• I believe that there are societies in which every man may safely be admitted to vote…. I say, sir, that there are countries in which the condition of the labouring-classes is such that they may safely be intrusted with the right of electing members of the Legislature…. Universal suffrage exists in the United States without producing any very frightful consequences.
    • Thomas Babington Macaulay, speech in Parliament on parliamentary reform (March 2, 1831); in Macaulay, Speeches, Parliamentary and Miscellaneous, vol. 1 (1853), p. 12–13.
  • And as it is to be appropriated to this use with the consent of the State ceding it; as the State will no doubt provide in the compact for the rights, and the consent of the citizens inhabiting it; as the inhabitants will find sufficient inducements of interest to become willing parties to the cession; as they will have had their voice in the election of the Government which is to exercise authority over them; as a municipal Legislature for local purposes, derived from their own suffrages, will of course be allowed them; and as the authority of the Legislature of the State, and of the inhabitants of the ceded part of it, to concur in the cession, will be derived from the whole people of the State, in their adoption of the Constitution, every imaginable objection seems to be obviated.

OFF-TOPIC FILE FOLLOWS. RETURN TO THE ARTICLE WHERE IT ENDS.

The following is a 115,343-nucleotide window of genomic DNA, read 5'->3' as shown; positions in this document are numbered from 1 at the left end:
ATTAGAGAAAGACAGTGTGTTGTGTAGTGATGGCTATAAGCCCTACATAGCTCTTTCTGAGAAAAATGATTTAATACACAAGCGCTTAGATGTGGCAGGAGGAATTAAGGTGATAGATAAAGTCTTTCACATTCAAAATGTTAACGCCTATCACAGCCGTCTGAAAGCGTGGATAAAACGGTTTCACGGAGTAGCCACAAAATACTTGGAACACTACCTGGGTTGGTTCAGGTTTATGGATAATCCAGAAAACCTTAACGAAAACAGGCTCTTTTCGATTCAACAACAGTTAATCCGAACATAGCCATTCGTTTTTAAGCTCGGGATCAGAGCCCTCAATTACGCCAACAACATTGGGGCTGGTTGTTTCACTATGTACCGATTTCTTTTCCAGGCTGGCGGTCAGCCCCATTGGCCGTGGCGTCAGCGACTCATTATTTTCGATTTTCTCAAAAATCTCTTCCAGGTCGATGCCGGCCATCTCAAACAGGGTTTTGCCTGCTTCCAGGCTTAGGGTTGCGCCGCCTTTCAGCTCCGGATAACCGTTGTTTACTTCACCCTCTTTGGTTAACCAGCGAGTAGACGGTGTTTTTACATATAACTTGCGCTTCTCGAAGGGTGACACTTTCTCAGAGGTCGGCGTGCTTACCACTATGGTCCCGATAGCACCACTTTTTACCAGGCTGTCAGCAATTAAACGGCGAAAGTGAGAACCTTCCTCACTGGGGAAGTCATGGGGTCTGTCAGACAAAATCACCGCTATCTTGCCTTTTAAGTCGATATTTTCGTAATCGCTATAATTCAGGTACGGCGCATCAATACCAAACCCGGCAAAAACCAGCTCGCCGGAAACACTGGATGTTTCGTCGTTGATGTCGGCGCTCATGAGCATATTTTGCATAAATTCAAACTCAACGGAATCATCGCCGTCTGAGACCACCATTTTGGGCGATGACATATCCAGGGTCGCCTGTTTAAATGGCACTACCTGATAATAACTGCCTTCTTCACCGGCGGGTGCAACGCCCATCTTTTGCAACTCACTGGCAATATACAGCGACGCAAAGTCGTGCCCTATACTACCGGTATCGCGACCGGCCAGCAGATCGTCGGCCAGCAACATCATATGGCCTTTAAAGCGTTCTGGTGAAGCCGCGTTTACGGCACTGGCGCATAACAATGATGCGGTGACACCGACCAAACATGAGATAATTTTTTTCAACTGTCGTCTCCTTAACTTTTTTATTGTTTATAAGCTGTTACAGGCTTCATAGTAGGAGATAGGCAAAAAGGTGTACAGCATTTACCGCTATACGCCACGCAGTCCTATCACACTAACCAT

• Every election is a sort of advance auction sale of stolen goods.
  • Bad officials are elected by good citizens who do not vote.
    • George Jean Nathan, in Clifton Fadiman, The American Treasury, 1455–1955, p. 344 (1955). Reported in Respectfully Quoted: A Dictionary of Quotations (1989) as unverified in Nathan's works.
  • The right of voting for representatives is the primary right by which other rights are protected. To take away this right is to reduce a man to slavery, for slavery consists in being subject to the will of another, and he that has not a vote in the election of representatives is in this case.
    • Thomas Paine, "Dissertation on First Principles of Government" (1795), republished in Moncure D. Conway, ed., The Writings of Thomas Paine, vol. 3 (1895), p. 267.
  • An election is a moral horror, as bad as a battle except for the blood; a mud bath for every soul concerned in it.
  • Perhaps America will one day go fascist democratically, by popular vote.
  • And we know there has been horrendous loss of life and suffering and we know that there is anger. Anyone who came anywhere near the general election in constituencies with a substantial Muslim population knows that.